Rifter Book 3: Black Blades by Ginn Hale

Title: Rifter 3: Black Blades
Author: Ginn Hale
Buy link: Amazon.com
Publisher: Blind Eye Books
Genre: Fantasy M/M
Length: Novella (130 pgs PDF)
Rating: 4 stars out of 5

A guest review by Kassa

This review is likely to contain spoilers about past books in the series.

THE BLURB:

The Rifter is a ten-part serialized novel by award-winning author, Ginn Hale. The first episode, The Shattered Gates, was published on March 8, 2011.

When John opens a letter addressed to his missing roommate, Kyle, he expects to find a house key, but instead he is swept into a strange realm of magic, mysticism, revolutionaries and assassins. Though he struggles to escape, John is drawn steadily closer to a fate he share with Kyle—to wake the destroyer god, the Rifter, and shatter a world.

THE REVIEW:

Black Blades is the third installment of ten of the Rifter series. As with previous novellas be sure you’re reading this series in order or you’re likely to be even more confused than normal. For those fans that have been following along and are ready for part three – it’s exciting and intriguing. Hale ramps up the action and drama with an intense yet fascinating addition to the series. John’s time at the monastery is revealed in a lengthy flashback covering the second half of the book while the first goes into much more detail about Kyle aka Kahlil’s current time as he attempts to stop John’s (future) assassination.

The story of course sounds convoluted and twisted but this episode is the most straight forward of the group. The beginning starts out as usual with a recap of events past before delving back into Kahlil’s current life. Kahlil is a runner if you remember but he’s recently stumbled into a plot to kill John aka Jath’ibaye. Yet Kahlil realizes that Jath’ibaye knows him. The first part of the novella is told from Kahlil’s perspective as he tries to understand who Jath’ibaye is and how they know each other. More details emerge about Jath’ibaye’s current position and how he’s connected to the political powers. At the same time Kahlil discovers what this means to him and his broken memory.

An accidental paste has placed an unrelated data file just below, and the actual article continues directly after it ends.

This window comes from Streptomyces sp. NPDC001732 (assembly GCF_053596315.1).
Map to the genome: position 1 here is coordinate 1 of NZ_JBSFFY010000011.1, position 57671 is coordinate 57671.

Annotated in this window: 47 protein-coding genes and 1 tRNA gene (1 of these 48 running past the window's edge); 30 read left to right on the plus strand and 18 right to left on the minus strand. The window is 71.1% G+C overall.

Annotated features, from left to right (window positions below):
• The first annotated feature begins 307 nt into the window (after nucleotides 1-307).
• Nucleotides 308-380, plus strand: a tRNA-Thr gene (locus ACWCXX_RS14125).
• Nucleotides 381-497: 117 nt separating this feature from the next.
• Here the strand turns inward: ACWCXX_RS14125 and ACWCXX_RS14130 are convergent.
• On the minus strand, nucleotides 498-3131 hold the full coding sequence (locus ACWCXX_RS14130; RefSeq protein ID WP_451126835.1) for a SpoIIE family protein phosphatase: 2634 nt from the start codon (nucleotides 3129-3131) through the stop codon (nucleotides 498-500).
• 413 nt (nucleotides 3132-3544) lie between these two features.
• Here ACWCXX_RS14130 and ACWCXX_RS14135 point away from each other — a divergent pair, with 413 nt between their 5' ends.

The first part of the novella is action packed and pretty intense. Kahlil and Jath’ibaye have obvious chemistry and their scenes together are dynamic. These are easily my favorite parts of the story no matter how brief. The added details help to create a fuller emerging picture of the landscape and political climate after the Rifter has changed the course of history and the world. Kahlil feels more real and solid as the series continues, becoming a worthy lead character opposite the often scene stealing Jath’ibaye.

The second half of the installment then flashes back to when John first enters the holy palace at the top of the thousand stairs. John is still John, before he becomes Jath’ibaye and presumably the narrative will continue in this vein up until the current time. While the information is absolutely essential – especially in seeing what John did and how he came to be what he is in the future – the flash back feels disjointed. It’s as if the story turns completely on a dime halfway through to start almost an entirely new story.